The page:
THE APPARITION OF HIS, MISTRESS,CALLING HIM TO ELYSIUM by Robert Herrick
THE APPARITION OF HIS, MISTRESS, CALLING HIM TO ELYSIUM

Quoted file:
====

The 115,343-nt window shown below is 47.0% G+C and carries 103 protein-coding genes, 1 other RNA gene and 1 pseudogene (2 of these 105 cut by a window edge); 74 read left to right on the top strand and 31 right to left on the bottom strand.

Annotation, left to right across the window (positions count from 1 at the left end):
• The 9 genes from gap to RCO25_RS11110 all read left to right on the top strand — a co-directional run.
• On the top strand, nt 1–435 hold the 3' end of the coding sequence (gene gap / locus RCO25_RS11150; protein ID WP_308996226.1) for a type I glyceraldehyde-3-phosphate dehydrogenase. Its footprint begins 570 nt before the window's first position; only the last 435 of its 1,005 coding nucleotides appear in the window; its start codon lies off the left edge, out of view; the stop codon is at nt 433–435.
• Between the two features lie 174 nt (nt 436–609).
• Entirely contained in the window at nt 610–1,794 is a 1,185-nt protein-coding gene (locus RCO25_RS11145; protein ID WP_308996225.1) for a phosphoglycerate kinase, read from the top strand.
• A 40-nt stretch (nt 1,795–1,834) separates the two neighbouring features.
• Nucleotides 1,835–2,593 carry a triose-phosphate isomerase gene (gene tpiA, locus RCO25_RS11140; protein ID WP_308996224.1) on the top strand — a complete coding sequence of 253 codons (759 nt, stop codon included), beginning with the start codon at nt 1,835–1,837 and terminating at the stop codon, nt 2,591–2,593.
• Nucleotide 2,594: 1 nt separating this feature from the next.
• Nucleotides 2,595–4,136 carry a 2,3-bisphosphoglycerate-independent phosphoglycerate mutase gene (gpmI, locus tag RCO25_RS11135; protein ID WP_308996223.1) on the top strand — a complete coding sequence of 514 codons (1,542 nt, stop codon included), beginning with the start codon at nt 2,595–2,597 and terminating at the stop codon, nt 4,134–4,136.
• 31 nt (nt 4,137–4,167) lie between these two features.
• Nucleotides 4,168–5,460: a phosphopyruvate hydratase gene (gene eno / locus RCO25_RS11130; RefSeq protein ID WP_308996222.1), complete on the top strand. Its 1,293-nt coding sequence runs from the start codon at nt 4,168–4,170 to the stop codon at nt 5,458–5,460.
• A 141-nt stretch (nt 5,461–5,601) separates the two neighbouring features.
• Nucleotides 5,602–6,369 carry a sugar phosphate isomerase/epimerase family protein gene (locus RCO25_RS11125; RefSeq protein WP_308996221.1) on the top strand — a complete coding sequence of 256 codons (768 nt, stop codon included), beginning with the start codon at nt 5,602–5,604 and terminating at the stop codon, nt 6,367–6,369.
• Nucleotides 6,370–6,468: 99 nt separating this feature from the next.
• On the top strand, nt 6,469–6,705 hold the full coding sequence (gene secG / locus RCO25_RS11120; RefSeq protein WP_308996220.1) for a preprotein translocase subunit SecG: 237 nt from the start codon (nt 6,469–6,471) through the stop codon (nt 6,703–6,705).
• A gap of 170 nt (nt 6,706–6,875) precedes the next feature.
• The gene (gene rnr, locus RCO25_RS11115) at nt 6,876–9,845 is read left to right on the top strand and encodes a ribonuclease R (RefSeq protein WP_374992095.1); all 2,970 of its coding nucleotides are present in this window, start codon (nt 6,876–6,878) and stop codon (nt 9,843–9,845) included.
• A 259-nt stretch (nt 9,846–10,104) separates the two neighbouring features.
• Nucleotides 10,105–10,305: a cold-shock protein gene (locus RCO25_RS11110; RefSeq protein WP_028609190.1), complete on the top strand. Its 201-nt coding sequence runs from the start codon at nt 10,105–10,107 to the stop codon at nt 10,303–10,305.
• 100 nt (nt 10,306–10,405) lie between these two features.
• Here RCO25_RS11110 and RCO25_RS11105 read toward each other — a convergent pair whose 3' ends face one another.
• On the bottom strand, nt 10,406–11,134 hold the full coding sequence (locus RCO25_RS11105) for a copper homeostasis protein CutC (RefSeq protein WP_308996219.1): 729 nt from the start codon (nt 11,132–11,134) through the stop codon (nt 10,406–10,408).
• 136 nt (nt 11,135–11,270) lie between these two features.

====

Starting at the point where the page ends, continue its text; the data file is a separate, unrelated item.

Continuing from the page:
Come then, and like two doves with silvery wings, Let our souls fly to th' shades, wherever springs Sit smiling in the meads; where balm and oil, Roses and cassia, crown the untill'd soil; Where no disease reigns, or infection comes To blast the air, but amber-gris and gums. This, that, and ev'ry thicket doth transpire More sweet than storax from the hallow'd fire; Where ev'ry tree a wealthy issue bears Of fragrant apples, blushing plums, or pears; And all the shrubs, with sparkling spangles, shew Like morning sun-shine, tinselling the dew. Here in green meadows sits eternal May, Purfling the margents, while perpetual day So double-gilds the air, as that no night Can ever rust th' enamel of the light: Here naked younglings, handsome striplings, run Their goals for virgins' kisses; which when done, Then unto dancing forth the learned round Commix'd they meet, with endless roses crown'd. And here we'll sit on primrose-banks, and see Love's chorus led by Cupid; and we'll he Two loving followers too unto the grove, Where poets sing the stories of our love. There thou shalt hear divine Musaeus sing Of Hero and Leander; then I'll bring Thee to the stand, where honour'd Homer reads His Odyssees and his high Iliads; About whose throne the crowd of poets throng To hear the incantation of his tongue: To Linus, then to Pindar; and that done, I'll bring thee, Herrick, to Anacreon, Quaffing his full-crown'd bowls of burning wine, And in his raptures speaking lines of thine, Like to his subject; and as his frantic Looks shew him truly Bacchanalian like, Besmear'd with grapes,--welcome he shall thee thither, Where both may rage, both drink and dance together. Then stately Virgil, witty Ovid, by Whom fair Corinna sits, and doth comply With ivory wrists his laureat head, and steeps His eye in dew of kisses while he sleeps. Then soft Catullus, sharp-fang'd Martial, And towering Lucan, Horace, Juvenal, And snaky Persius; these, and those whom rage, Dropt for the jars of heaven, fill'd, t' engage All times unto their frenzies; thou shalt there Behold them in a spacious theatre: Among which glories, crown'd with sacred bays And flatt'ring ivy, two recite their plays, Beaumont and Fletcher, swans, to whom all ears Listen, while they, like sirens in their spheres, Sing their Evadne; and still more for thee There yet remains to know than thou canst see By glimm'ring of a fancy; Do but come, And there I'll shew thee that capacious room In which thy father, Jonson, now is placed As in a globe of radiant fire, and graced To be in that orb crown'd, that doth include Those prophets of the former magnitude, And he one chief. But hark! I hear the cock, The bell-man of the night, proclaim the clock Of late struck One; and now I see the prime Of day break from the pregnant east:--'tis time I vanish:--more I had to say, But night determines here;(Away!